Leadership development can be understood as a process with specific steps to undertake at various points. Give people tools to help them see the world from different perspectives, to build commitment with key stakeholders and to create the capacity for learning and change. Learning is reinforced when people successfully use newly learned processes and tools to address issues in ways that are more likely to consistently achieve higher-level results.
Armed with the necessary processes and tools to do the work, leaders will understand that leadership can be taught and learned. When people across the organization use common leadership language and tools, they more easily work across organizational boundaries, overcoming many of the sticking points that almost always limit growth.
Many believe that leadership performance cannot be measured. This is a myth. Leadership is a function, just like finance, engineering and sales. These areas, like leadership, have outputs that can be measured. What gets measured, gets done. But as long as organizations hold on to the myth that leadership is unmeasurable, leadership performance will only marginally improve, because progress will be difficult to establish.
For example, leaders are responsible for setting the organization’s direction. Indeed, it is possible to measure whether leaders have adequately established and communicated this deliverable. Here are some examples of possible leadership measurements:
- Is there a viable plan in place to grow the organization?
- Are there contingency plans in case the unexpected occurs?
- Do people understand and buy into the plan?
- Are systems in place to make the plan a reality?
Create cross-functional leadership agendas that include specific action plans and measurement of the impact of implementing them. Evaluate whether leaders are actively using new skills, leadership processes and tools. Leaders will find this particularly useful when they see the relationship between improvement in leadership performance and improvements in the operational and financial performance of the business. Tie demonstrated leadership improvement to reward and recognition programs.
Create Practice Fields
When doctors and lawyers complete their education, they establish a practice. Months before the start of the season, professional athletes attend pre-season practice. Though leadership requires great skill and teamwork, few organizations provide safe opportunities to practice.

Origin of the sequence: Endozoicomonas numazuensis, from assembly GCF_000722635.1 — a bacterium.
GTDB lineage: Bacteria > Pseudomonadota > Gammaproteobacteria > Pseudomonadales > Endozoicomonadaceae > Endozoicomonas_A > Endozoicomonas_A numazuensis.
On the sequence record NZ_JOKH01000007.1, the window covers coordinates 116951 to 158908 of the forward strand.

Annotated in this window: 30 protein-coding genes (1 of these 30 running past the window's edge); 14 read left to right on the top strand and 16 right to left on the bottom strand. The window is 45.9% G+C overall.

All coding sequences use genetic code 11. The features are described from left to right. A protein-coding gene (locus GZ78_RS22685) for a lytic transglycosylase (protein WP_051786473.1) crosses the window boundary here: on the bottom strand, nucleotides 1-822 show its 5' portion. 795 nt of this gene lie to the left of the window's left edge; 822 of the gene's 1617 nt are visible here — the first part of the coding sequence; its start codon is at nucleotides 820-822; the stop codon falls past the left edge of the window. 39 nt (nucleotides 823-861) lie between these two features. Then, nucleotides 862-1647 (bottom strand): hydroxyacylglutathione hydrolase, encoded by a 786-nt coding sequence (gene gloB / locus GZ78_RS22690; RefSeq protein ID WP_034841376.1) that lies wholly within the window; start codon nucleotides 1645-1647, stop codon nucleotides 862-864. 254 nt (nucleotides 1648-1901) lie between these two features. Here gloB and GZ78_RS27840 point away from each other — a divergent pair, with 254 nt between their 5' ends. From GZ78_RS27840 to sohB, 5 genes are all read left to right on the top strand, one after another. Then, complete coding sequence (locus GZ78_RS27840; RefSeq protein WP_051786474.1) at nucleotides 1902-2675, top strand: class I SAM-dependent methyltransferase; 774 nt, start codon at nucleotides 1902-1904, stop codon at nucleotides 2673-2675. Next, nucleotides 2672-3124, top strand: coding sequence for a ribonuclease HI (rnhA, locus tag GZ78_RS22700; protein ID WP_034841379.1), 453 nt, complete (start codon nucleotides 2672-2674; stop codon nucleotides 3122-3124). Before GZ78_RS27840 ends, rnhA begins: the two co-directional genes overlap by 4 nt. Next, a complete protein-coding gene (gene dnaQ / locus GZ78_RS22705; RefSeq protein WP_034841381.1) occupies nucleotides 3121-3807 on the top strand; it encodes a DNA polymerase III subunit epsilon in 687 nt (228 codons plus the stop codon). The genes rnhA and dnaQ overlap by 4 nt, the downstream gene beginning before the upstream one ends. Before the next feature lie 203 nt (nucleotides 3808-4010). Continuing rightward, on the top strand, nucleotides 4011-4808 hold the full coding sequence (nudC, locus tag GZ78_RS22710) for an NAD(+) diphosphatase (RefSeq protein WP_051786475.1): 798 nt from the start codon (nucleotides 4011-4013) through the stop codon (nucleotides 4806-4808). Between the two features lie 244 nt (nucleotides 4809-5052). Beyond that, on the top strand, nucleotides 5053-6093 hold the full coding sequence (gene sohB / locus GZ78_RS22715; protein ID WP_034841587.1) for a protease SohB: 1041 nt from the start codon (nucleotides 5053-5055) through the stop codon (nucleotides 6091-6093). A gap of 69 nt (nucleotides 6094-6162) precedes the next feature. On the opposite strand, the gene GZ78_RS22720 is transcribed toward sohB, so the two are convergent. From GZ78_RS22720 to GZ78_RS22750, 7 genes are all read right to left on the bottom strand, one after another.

Too often, leaders are promoted and expected to instantaneously deliver extraordinary results. Most organizations provide some classroom training, but leave the implementation of what was learned to chance. Indeed, participants in leadership development programs often are frustrated that the realities of organizational life prevent them from implementing what they learned.
The most effective training is not complete until people have an opportunity to use new learning to solve critical issues. This creates a win-win situation. Participants are more likely to find relevance from the learning and receive the reinforcement to continue to use newly acquired skills. The organization benefits by tackling important issues.
Structure the practice fields correctly. Form action-learning teams of two to four people. Define a significant organizational issue to address. Each team should have a coach who helps the team use the new learning and work on its own issues. A sponsor for each team provides necessary resources and receives the team’s recommendations.
De-emphasize finding the right answer. Instead, encourage participants to utilize the new learning and stretch beyond their assumptions. Doing so leads to personal and organizational growth.
One of the best examples of highly effective, less hierarchical leadership is the U.S. Marine Corps. This branch of the U.S. military is known for its ability to consistently and effectively transform ordinary high school graduates and college students into extraordinary leaders.
The Marines understand that the chaos of the battlefield requires spontaneous decision-making and fluid flow of leadership responsibilities that can only be realized through the highest form of leadership. Leadership development is a core organizational competency that is central to its success.
In “Corps Values” in Inc.com (April 1998), David H. Freeman explained how the Marines use a number of innovative leadership development methods. They rotate leadership responsibilities so that everyone can do leadership jobs. They engage highly structured simulations that are debriefed to measure the effectiveness of leadership performance and ensure that proper learning has taken place. In critical situations, they push down authority for making decisions so that those with the best information have the authority to do so.
Why are the Marines more successful in building leadership than their corporate counterparts? They have learned the limitations of bureaucracy in addressing high-risk and rapidly changing situations. They realize that the highest quality of leadership performance is central to their long-term success. Most importantly, they are committed to doing so.
You Can Do This!
Mediocre leadership is expensive and threatens organizational health. You don’t have to accept this situation. Be resolved to change it.
Begin today to build the organizational capacity to develop great leadership. See leadership as more important than leaders. Define significant organizational issues that must be addressed. Give people the processes and tools to do the leadership work. Measure the improvement in leadership capability. You are likely to find this prescription less expensive and far more powerful than conventional leadership development practices. It simply requires a decision.
Ralph Jacobson is president of Synthesis Consulting Inc., author of “Leading for a Change: How to Master the Five Challenges Faced by Every Leader,” and an adjunct faculty member of The Physician’s Leadership College, University of St. Thomas. Ralph can be reached at email@example.com.